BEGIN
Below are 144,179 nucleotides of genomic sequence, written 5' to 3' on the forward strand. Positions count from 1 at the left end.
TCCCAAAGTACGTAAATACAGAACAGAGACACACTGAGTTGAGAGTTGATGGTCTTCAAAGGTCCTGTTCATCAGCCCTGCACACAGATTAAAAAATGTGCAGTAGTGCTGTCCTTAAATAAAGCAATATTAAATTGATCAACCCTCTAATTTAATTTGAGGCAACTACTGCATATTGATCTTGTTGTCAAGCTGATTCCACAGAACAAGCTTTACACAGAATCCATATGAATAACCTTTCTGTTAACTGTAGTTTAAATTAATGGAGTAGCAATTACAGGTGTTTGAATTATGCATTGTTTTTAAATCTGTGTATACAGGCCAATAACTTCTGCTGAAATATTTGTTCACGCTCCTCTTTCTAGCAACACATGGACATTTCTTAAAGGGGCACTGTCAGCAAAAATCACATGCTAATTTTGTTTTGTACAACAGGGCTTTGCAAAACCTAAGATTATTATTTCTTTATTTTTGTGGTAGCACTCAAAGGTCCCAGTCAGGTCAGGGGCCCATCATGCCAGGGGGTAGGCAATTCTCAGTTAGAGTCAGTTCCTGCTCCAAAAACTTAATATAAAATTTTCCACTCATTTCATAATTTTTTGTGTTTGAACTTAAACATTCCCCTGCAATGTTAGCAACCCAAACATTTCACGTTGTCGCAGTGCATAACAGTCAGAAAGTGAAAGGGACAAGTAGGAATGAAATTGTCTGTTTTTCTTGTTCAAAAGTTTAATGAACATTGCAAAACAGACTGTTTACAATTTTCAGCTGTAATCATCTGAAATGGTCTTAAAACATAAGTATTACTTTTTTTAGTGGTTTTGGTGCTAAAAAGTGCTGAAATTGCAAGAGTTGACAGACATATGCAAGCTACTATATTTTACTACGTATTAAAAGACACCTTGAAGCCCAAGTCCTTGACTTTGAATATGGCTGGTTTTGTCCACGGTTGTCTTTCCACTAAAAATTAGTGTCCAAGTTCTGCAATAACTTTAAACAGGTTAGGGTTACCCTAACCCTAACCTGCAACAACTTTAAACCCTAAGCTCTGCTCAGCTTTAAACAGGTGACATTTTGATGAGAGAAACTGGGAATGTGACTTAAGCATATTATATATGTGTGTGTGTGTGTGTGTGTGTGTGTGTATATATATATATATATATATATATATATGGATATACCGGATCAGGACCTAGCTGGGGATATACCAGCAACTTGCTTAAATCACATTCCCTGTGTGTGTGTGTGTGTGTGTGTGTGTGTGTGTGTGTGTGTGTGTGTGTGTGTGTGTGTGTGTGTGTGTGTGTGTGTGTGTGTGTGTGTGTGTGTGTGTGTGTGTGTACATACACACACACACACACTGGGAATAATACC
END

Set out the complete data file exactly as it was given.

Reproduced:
Below are 144,179 nucleotides of genomic sequence, written 5' to 3' on the forward strand. Positions count from 1 at the left end.
TCCCAAAGTACGTAAATACAGAACAGAGACACACTGAGTTGAGAGTTGATGGTCTTCAAAGGTCCTGTTCATCAGCCCTGCACACAGATTAAAAAATGTGCAGTAGTGCTGTCCTTAAATAAAGCAATATTAAATTGATCAACCCTCTAATTTAATTTGAGGCAACTACTGCATATTGATCTTGTTGTCAAGCTGATTCCACAGAACAAGCTTTACACAGAATCCATATGAATAACCTTTCTGTTAACTGTAGTTTAAATTAATGGAGTAGCAATTACAGGTGTTTGAATTATGCATTGTTTTTAAATCTGTGTATACAGGCCAATAACTTCTGCTGAAATATTTGTTCACGCTCCTCTTTCTAGCAACACATGGACATTTCTTAAAGGGGCACTGTCAGCAAAAATCACATGCTAATTTTGTTTTGTACAACAGGGCTTTGCAAAACCTAAGATTATTATTTCTTTATTTTTGTGGTAGCACTCAAAGGTCCCAGTCAGGTCAGGGGCCCATCATGCCAGGGGGTAGGCAATTCTCAGTTAGAGTCAGTTCCTGCTCCAAAAACTTAATATAAAATTTTCCACTCATTTCATAATTTTTTGTGTTTGAACTTAAACATTCCCCTGCAATGTTAGCAACCCAAACATTTCACGTTGTCGCAGTGCATAACAGTCAGAAAGTGAAAGGGACAAGTAGGAATGAAATTGTCTGTTTTTCTTGTTCAAAAGTTTAATGAACATTGCAAAACAGACTGTTTACAATTTTCAGCTGTAATCATCTGAAATGGTCTTAAAACATAAGTATTACTTTTTTTAGTGGTTTTGGTGCTAAAAAGTGCTGAAATTGCAAGAGTTGACAGACATATGCAAGCTACTATATTTTACTACGTATTAAAAGACACCTTGAAGCCCAAGTCCTTGACTTTGAATATGGCTGGTTTTGTCCACGGTTGTCTTTCCACTAAAAATTAGTGTCCAAGTTCTGCAATAACTTTAAACAGGTTAGGGTTACCCTAACCCTAACCTGCAACAACTTTAAACCCTAAGCTCTGCTCAGCTTTAAACAGGTGACATTTTGATGAGAGAAACTGGGAATGTGACTTAAGCATATTATATATGTGTGTGTGTGTGTGTGTGTGTGTGTGTATATATATATATATATATATATATATATGGATATACCGGATCAGGACCTAGCTGGGGATATACCAGCAACTTGCTTAAATCACATTCCCTGTGTGTGTGTGTGTGTGTGTGTGTGTGTGTGTGTGTGTGTGTGTGTGTGTGTGTGTGTGTGTGTGTGTGTGTGTGTGTGTGTGTGTGTGTGTGTGTGTGTGTGTGTACATACACACACACACACACTGGGAATAATACC